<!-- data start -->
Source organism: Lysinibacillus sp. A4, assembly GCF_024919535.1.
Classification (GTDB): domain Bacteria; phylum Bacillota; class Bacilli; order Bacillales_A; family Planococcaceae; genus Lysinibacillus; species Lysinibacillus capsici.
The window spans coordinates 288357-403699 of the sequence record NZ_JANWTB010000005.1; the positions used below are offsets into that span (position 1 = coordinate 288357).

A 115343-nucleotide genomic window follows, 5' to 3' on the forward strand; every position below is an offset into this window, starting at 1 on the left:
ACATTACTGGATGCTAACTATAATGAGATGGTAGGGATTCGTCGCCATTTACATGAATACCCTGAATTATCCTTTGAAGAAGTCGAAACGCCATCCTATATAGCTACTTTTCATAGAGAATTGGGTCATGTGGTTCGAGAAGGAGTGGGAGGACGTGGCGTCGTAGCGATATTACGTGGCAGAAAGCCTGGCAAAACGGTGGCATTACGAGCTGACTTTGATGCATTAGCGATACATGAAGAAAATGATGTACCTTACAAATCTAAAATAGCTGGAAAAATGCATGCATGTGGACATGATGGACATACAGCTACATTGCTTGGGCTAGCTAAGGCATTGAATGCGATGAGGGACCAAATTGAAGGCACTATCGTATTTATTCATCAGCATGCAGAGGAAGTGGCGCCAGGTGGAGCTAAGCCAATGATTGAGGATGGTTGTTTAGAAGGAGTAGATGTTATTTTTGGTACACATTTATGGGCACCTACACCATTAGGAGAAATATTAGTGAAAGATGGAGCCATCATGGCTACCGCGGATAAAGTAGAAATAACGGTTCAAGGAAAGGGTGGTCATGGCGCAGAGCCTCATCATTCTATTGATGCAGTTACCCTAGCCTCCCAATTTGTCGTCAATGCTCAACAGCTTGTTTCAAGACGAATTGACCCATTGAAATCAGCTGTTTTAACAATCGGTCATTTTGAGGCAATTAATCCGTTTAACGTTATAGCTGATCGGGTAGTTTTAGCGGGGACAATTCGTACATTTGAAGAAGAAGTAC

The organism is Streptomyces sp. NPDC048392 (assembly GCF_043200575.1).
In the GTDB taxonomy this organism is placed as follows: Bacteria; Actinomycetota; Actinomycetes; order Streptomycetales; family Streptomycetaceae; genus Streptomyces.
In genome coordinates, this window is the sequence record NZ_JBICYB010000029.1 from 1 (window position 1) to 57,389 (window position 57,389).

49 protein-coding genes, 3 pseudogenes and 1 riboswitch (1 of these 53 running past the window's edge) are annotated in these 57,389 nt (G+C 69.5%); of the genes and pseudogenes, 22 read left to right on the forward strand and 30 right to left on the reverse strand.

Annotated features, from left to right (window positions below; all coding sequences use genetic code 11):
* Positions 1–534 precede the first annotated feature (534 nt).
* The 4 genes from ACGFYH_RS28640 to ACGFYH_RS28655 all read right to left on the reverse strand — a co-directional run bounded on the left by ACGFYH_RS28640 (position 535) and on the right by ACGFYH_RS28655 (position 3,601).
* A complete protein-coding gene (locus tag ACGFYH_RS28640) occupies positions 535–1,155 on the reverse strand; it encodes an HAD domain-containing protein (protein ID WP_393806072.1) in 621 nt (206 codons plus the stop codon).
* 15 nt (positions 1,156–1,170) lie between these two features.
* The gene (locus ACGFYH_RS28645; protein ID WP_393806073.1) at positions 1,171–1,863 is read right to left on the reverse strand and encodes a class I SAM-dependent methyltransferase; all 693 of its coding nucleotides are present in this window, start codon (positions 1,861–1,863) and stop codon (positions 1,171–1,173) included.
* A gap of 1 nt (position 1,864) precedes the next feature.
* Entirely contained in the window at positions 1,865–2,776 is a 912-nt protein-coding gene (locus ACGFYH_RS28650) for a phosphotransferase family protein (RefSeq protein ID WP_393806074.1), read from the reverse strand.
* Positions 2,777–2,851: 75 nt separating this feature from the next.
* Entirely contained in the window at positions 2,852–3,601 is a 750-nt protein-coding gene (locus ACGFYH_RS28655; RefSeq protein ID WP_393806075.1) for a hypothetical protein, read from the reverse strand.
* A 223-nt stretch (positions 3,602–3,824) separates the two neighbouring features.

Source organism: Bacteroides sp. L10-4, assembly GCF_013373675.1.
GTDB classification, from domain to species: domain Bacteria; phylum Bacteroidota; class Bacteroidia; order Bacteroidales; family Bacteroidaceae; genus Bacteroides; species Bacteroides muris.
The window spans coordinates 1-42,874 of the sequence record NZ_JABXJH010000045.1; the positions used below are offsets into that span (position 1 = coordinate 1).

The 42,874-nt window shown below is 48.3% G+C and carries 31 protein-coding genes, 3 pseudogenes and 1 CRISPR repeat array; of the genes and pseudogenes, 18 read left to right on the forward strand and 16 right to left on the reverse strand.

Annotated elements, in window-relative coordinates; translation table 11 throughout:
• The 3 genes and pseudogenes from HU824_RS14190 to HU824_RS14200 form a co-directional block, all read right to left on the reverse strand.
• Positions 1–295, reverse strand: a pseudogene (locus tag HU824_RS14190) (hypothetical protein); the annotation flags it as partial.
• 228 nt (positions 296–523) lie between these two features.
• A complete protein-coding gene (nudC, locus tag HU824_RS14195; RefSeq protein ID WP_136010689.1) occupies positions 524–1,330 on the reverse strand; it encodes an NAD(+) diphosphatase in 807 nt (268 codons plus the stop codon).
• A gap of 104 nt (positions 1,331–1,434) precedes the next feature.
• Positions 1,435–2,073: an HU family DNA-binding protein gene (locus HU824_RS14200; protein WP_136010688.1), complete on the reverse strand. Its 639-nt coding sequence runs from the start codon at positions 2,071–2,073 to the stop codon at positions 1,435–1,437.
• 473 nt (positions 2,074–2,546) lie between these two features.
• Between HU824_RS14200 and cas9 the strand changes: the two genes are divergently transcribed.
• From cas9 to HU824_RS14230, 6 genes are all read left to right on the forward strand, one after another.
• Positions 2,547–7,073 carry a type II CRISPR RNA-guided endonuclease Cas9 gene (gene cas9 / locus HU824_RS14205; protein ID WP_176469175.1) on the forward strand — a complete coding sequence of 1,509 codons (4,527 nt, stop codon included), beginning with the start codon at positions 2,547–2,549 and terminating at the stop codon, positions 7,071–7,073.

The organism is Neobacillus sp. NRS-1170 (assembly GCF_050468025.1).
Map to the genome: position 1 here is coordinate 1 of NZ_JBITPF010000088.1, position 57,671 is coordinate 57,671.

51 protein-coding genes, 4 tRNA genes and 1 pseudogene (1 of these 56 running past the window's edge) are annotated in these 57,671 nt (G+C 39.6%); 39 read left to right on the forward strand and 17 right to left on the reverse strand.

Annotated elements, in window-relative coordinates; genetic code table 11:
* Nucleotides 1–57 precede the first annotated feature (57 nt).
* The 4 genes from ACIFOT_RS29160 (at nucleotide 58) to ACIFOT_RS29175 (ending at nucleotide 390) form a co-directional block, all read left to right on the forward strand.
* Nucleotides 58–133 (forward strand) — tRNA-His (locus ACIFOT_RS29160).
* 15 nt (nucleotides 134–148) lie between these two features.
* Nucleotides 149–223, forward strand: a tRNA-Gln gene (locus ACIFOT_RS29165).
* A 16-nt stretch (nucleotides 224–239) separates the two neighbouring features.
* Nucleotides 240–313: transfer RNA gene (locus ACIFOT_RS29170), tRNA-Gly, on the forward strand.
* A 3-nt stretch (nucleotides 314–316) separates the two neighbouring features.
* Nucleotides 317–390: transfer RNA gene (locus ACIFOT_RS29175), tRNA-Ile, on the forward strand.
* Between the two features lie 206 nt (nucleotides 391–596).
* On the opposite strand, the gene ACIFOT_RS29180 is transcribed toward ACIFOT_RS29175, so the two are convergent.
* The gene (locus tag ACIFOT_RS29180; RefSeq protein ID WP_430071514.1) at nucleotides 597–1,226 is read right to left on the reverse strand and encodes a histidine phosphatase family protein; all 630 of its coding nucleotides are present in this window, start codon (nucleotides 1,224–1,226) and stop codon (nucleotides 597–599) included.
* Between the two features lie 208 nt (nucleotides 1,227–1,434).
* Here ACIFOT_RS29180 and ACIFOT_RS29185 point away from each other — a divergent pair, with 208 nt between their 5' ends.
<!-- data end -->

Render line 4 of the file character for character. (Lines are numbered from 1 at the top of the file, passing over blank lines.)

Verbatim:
A 115343-nucleotide genomic window follows, 5' to 3' on the forward strand; every position below is an offset into this window, starting at 1 on the left: